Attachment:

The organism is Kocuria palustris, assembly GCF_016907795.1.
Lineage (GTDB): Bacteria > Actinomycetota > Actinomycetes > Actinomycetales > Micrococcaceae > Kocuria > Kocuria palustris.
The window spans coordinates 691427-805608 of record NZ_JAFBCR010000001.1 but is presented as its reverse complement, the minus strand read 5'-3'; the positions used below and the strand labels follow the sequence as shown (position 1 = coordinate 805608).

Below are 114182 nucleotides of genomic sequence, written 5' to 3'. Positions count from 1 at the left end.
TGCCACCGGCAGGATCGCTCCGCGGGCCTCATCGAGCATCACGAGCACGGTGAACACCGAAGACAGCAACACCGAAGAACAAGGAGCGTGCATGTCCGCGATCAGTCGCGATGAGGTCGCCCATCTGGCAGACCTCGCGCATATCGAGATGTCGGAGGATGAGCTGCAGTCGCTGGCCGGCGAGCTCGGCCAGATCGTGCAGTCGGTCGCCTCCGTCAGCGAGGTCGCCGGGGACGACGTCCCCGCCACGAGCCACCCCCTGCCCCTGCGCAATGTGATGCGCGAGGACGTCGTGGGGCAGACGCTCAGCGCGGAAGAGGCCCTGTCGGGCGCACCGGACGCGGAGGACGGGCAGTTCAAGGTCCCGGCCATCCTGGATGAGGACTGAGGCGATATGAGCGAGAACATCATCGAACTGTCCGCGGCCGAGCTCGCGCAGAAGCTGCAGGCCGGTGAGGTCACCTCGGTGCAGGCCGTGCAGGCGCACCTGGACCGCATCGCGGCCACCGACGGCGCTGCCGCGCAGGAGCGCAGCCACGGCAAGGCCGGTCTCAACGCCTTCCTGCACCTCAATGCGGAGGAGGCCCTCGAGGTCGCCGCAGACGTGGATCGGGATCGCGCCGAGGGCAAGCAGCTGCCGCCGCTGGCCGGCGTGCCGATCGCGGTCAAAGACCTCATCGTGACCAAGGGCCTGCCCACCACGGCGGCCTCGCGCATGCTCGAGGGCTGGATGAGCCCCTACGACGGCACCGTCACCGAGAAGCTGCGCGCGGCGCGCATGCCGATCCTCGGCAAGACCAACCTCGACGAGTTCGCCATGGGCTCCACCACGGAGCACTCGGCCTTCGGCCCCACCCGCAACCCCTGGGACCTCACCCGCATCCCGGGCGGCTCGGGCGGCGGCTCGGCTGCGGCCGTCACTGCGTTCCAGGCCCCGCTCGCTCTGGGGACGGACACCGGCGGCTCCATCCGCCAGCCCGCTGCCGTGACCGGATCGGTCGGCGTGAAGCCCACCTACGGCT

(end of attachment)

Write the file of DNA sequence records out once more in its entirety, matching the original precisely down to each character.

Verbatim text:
The organism is Kocuria palustris, assembly GCF_016907795.1.
Lineage (GTDB): Bacteria > Actinomycetota > Actinomycetes > Actinomycetales > Micrococcaceae > Kocuria > Kocuria palustris.
The window spans coordinates 691427-805608 of record NZ_JAFBCR010000001.1 but is presented as its reverse complement, the minus strand read 5'-3'; the positions used below and the strand labels follow the sequence as shown (position 1 = coordinate 805608).

Below are 114182 nucleotides of genomic sequence, written 5' to 3'. Positions count from 1 at the left end.
TGCCACCGGCAGGATCGCTCCGCGGGCCTCATCGAGCATCACGAGCACGGTGAACACCGAAGACAGCAACACCGAAGAACAAGGAGCGTGCATGTCCGCGATCAGTCGCGATGAGGTCGCCCATCTGGCAGACCTCGCGCATATCGAGATGTCGGAGGATGAGCTGCAGTCGCTGGCCGGCGAGCTCGGCCAGATCGTGCAGTCGGTCGCCTCCGTCAGCGAGGTCGCCGGGGACGACGTCCCCGCCACGAGCCACCCCCTGCCCCTGCGCAATGTGATGCGCGAGGACGTCGTGGGGCAGACGCTCAGCGCGGAAGAGGCCCTGTCGGGCGCACCGGACGCGGAGGACGGGCAGTTCAAGGTCCCGGCCATCCTGGATGAGGACTGAGGCGATATGAGCGAGAACATCATCGAACTGTCCGCGGCCGAGCTCGCGCAGAAGCTGCAGGCCGGTGAGGTCACCTCGGTGCAGGCCGTGCAGGCGCACCTGGACCGCATCGCGGCCACCGACGGCGCTGCCGCGCAGGAGCGCAGCCACGGCAAGGCCGGTCTCAACGCCTTCCTGCACCTCAATGCGGAGGAGGCCCTCGAGGTCGCCGCAGACGTGGATCGGGATCGCGCCGAGGGCAAGCAGCTGCCGCCGCTGGCCGGCGTGCCGATCGCGGTCAAAGACCTCATCGTGACCAAGGGCCTGCCCACCACGGCGGCCTCGCGCATGCTCGAGGGCTGGATGAGCCCCTACGACGGCACCGTCACCGAGAAGCTGCGCGCGGCGCGCATGCCGATCCTCGGCAAGACCAACCTCGACGAGTTCGCCATGGGCTCCACCACGGAGCACTCGGCCTTCGGCCCCACCCGCAACCCCTGGGACCTCACCCGCATCCCGGGCGGCTCGGGCGGCGGCTCGGCTGCGGCCGTCACTGCGTTCCAGGCCCCGCTCGCTCTGGGGACGGACACCGGCGGCTCCATCCGCCAGCCCGCTGCCGTGACCGGATCGGTCGGCGTGAAGCCCACCTACGGCT